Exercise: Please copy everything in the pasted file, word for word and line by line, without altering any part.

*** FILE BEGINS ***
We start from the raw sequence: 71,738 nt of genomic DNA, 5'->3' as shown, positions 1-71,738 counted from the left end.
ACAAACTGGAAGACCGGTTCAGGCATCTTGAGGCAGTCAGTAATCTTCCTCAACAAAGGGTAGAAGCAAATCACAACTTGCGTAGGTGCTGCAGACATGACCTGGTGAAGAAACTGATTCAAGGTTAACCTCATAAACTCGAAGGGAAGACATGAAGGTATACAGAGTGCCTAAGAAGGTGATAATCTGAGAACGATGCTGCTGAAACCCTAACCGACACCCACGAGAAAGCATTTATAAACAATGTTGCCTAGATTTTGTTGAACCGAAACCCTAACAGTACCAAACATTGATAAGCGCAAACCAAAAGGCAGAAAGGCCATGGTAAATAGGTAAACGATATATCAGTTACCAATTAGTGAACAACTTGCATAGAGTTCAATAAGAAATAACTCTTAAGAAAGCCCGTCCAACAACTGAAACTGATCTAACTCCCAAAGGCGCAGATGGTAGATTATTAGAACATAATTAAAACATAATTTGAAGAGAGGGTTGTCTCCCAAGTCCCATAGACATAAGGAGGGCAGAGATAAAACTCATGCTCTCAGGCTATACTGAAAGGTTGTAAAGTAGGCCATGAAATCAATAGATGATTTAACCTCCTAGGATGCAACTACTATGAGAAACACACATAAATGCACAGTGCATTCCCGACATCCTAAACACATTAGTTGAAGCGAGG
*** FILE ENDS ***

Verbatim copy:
We start from the raw sequence: 71,738 nt of genomic DNA, 5'->3' as shown, positions 1-71,738 counted from the left end.
ACAAACTGGAAGACCGGTTCAGGCATCTTGAGGCAGTCAGTAATCTTCCTCAACAAAGGGTAGAAGCAAATCACAACTTGCGTAGGTGCTGCAGACATGACCTGGTGAAGAAACTGATTCAAGGTTAACCTCATAAACTCGAAGGGAAGACATGAAGGTATACAGAGTGCCTAAGAAGGTGATAATCTGAGAACGATGCTGCTGAAACCCTAACCGACACCCACGAGAAAGCATTTATAAACAATGTTGCCTAGATTTTGTTGAACCGAAACCCTAACAGTACCAAACATTGATAAGCGCAAACCAAAAGGCAGAAAGGCCATGGTAAATAGGTAAACGATATATCAGTTACCAATTAGTGAACAACTTGCATAGAGTTCAATAAGAAATAACTCTTAAGAAAGCCCGTCCAACAACTGAAACTGATCTAACTCCCAAAGGCGCAGATGGTAGATTATTAGAACATAATTAAAACATAATTTGAAGAGAGGGTTGTCTCCCAAGTCCCATAGACATAAGGAGGGCAGAGATAAAACTCATGCTCTCAGGCTATACTGAAAGGTTGTAAAGTAGGCCATGAAATCAATAGATGATTTAACCTCCTAGGATGCAACTACTATGAGAAACACACATAAATGCACAGTGCATTCCCGACATCCTAAACACATTAGTTGAAGCGAGG